The middle part of the FMEA process (Steps 2, 3 and 4) makes up what the Task Force calls the RCM-based risk assessment. An RCM-based risk assessment is a modern, scientific alternative to the previously used, and apparently unacceptable, qualitative risk assessment sometimes called the Fennigkoh-Smith method.

With respect to the concept of “risk”; the combination of Steps 3 and 4 is important because, according to modern reliability and risk management theory, the quantification of "risk" is achieved by multiplying together figures representing the magnitude of the two components that are estimated in Steps 3 and 4:

  • The severity of the outcome of the event (in this context a PM-preventable device failure) - specified in Step 3; and
  • The likelihood that the event (the PM-preventable device failure) will actually occur - specified in Step 4.

This combination of two different components making up “risk” explains why traveling on a commercial airliner is considered to be safe. Although there is a theoretical potential for a high-severity outcome (if the plane should crash), the likelihood that this will actually happen is very low. And so, the level of risk when flying on a commercial airliner is also very low - (at least, relative to other ways of traveling).

For more on FMEA, see HTM ComDoc 13, HTM ComRef 7, HTM ComRef 22 and HTM ComRef 24

The three basic causes of device failures

Although there can be a number of different failure modes, there are basically only 3 kinds of causes of device failures:

  1. Inherent causes (such as circuit boards failing, poor construction, poor design, etc.)
  2. Process-related causes (such as the device being dropped, incorrect operation by the user, etc.)
  3. Maintenance-related causes (such as inadequate PM, etc.)

For our purpose here we are concerned only with hidden failures or PM-preventable failures, so we can ignore the inherent and process-related causes (which together, in the case of medical equipment, usually accounts for more than 90% of all failures) and we can perform what the Task Force calls a PM-focused risk assessment. This is much quicker and easier than performing a full FMEA-like RCM-based risk assessment. We need to consider only those device failures caused by inadequate preventive maintenance.

Contrary to a widely held belief, there is absolutely nothing magical about PM, but belief in the traditional device restoration approach to improving reliability (by performing periodic overhauls) continues to this day,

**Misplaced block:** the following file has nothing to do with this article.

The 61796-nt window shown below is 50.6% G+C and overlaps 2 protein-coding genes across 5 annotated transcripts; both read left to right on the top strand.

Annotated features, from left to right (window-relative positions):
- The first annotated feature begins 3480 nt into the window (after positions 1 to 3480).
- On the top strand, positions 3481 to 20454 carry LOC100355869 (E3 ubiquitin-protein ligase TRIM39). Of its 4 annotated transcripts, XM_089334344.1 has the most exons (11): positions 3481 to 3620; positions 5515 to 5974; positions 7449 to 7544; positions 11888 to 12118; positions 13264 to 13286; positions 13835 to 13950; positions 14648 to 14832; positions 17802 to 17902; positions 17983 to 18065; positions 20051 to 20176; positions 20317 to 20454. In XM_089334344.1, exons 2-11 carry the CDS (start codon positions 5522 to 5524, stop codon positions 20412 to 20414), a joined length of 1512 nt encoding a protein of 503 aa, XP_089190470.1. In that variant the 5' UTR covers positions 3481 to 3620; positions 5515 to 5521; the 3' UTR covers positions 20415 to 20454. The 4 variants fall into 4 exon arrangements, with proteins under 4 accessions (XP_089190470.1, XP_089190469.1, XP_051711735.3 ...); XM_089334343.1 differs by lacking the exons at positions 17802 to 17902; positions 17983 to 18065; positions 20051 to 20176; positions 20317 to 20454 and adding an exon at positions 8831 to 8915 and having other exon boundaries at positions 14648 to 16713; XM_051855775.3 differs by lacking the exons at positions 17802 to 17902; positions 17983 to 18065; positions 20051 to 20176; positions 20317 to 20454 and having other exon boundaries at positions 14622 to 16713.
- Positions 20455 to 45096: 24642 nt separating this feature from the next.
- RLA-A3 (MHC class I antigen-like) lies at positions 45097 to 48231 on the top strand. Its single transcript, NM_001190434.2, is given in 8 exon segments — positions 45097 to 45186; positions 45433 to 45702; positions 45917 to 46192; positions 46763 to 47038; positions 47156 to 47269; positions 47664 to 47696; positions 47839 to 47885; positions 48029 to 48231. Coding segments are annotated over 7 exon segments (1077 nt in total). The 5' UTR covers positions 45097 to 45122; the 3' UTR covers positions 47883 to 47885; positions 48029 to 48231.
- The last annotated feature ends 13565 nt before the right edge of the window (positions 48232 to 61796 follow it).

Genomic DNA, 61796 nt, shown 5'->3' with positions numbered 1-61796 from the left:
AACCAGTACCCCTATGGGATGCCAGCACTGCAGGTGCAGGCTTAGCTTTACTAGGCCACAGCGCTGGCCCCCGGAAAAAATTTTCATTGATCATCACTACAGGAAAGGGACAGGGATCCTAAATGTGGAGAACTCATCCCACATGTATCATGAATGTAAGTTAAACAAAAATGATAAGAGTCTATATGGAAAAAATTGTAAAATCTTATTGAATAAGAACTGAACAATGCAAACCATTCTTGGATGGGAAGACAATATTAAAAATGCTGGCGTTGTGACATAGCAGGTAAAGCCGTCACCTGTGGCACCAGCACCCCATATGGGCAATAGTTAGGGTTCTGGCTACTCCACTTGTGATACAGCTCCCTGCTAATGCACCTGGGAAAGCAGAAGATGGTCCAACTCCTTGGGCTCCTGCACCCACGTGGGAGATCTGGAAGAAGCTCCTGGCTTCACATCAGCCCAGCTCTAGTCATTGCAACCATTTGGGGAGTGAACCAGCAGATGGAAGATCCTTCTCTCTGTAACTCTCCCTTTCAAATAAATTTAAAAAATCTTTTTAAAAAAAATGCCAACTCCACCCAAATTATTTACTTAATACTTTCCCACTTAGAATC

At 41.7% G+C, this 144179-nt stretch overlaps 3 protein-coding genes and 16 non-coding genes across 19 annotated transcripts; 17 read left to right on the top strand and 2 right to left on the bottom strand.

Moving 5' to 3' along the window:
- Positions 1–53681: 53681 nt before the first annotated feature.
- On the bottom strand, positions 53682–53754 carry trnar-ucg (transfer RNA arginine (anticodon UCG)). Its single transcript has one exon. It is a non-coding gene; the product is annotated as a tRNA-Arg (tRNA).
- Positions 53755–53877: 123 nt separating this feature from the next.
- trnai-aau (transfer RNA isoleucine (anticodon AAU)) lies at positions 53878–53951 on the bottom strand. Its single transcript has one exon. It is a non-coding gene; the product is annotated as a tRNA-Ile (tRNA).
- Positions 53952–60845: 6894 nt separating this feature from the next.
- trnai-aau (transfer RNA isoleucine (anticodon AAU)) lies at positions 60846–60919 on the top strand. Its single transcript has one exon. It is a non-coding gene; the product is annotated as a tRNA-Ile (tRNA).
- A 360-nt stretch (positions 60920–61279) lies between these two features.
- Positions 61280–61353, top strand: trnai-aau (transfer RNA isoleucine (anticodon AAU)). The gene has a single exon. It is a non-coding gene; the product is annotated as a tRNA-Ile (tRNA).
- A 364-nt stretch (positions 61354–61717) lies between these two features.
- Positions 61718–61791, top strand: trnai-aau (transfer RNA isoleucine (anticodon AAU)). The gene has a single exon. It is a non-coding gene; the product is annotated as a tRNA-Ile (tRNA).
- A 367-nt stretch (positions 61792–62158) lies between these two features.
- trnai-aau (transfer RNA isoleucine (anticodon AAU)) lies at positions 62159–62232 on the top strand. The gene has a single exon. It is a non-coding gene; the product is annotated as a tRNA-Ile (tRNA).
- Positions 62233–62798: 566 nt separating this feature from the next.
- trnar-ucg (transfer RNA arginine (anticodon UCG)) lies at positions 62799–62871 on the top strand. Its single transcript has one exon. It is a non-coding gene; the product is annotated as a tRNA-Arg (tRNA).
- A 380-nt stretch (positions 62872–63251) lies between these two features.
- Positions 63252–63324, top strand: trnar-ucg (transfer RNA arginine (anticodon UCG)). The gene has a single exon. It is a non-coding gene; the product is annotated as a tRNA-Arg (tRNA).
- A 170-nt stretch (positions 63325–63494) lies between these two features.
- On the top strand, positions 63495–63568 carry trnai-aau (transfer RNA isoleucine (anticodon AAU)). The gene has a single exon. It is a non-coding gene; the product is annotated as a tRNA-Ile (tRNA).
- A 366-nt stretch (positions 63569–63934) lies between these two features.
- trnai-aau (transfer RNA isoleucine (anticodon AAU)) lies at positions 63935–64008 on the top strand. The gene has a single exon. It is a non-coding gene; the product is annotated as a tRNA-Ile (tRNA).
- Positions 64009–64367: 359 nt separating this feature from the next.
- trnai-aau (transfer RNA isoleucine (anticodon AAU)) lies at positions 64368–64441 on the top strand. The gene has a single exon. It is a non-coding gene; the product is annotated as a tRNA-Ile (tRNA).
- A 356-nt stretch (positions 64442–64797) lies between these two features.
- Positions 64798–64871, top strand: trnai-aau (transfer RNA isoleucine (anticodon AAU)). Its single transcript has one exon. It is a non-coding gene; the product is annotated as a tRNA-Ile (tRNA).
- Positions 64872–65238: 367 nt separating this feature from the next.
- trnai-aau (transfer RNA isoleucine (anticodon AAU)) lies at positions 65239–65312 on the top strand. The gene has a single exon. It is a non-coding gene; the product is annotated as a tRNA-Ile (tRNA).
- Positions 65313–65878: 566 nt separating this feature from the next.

Generally PM consists of device restoration (DR) tasks + safety verification (SV) tasks

  • DR tasks restore parts that need periodic attention
  • SV tasks check that performance and safety are still within the specified limits

It is very important to recognize that not all medical devices can be made safer by traditional preventive maintenance (PM). Unless the device has a component that needs some kind of periodic restoration to stop it from failing, or it exhibits a tendency to deteriorate in a way that is not obvious to the operator, but which could cause some kind of adverse outcome, then periodic PM cannot possibly make the device any safer.

PM is beneficial, of course, if the device has moving parts that are subject to wear (such as bearings, drive belts or pulleys) that need to be cleaned, lubricated, refurbished or replaced, or non-moving parts that are subject to some other kind of deterioration with time (such as gaskets, filters, flexible tubing and electric batteries) that need to be refurbished or replaced during the working lifetime of the device.

However, if intrusive maintenance is performed with unnecessary frequency, it has been found to have an adverse effect on device reliability. There is much wisdom in the phrase - if it ain’t broken don't fix it!

Safety verification tasks are intended to find, what are called in RCM jargon, hidden failures. These are particularly important if the result of these performance or safety deteriorations can cause an injury to either the patient or the device user.

See the two Failure Severity Questionnaires in Section 3.7 of HTM ComDoc 3 or in HTM ComRef 29

16.7 Identifying which devices can be moved into an AEM program.

In the context of trying to improve the economics of the hospital’s medical equipment maintenance program, as many as possible of the facility’s medical devices should be moved into an AEM program. This maximizes the facility’s flexibility to choose the very efficient run-to-failure (RTF) maintenance option (if the equipment users are willing to allow this) and if the RTF option is considered too extreme, it allows the facility freedom to choose maintenance intervals that allow the most efficient use of the available technical manpower – provided, of course, that these changes do not reduce the overall PM-related reliability and safety of the included devices below a level that the hospital deems acceptable.

The device selection process recomended by the MPTF utilizes the following five decision points. (See flowchart for RCM-based risk assessment)

The first decision point ("Is this a medical device?") involves determining whether or not the device meets the two criteria listed below, which qualify it to be considered a legitimate medical device.

  • Has the device been cleared by the FDA as intended for the diagnosis, treatment or monitoring of patients?
  • Has the device been assigned a serial number by its manufacturer?

The second decision point ("Is this device eligible for AEM per CMS ?") asks whether or not the device belongs in any of the four "taboo" categories listed below. According to the current CMS regulations, a device in any of these categories is specifically ineligible for inclusion in an AEM program.

  • Imaging and radiologic equipment (whether used for diagnostic or therapeutic purposes).
  • Medical laser devices
  • Equipment subject to federal or state law or Medicare Conditions of Participation in which inspecting, testing, and maintaining must be in accordance with the manufacturer’s recommendations, or otherwise establishes more stringent requirements.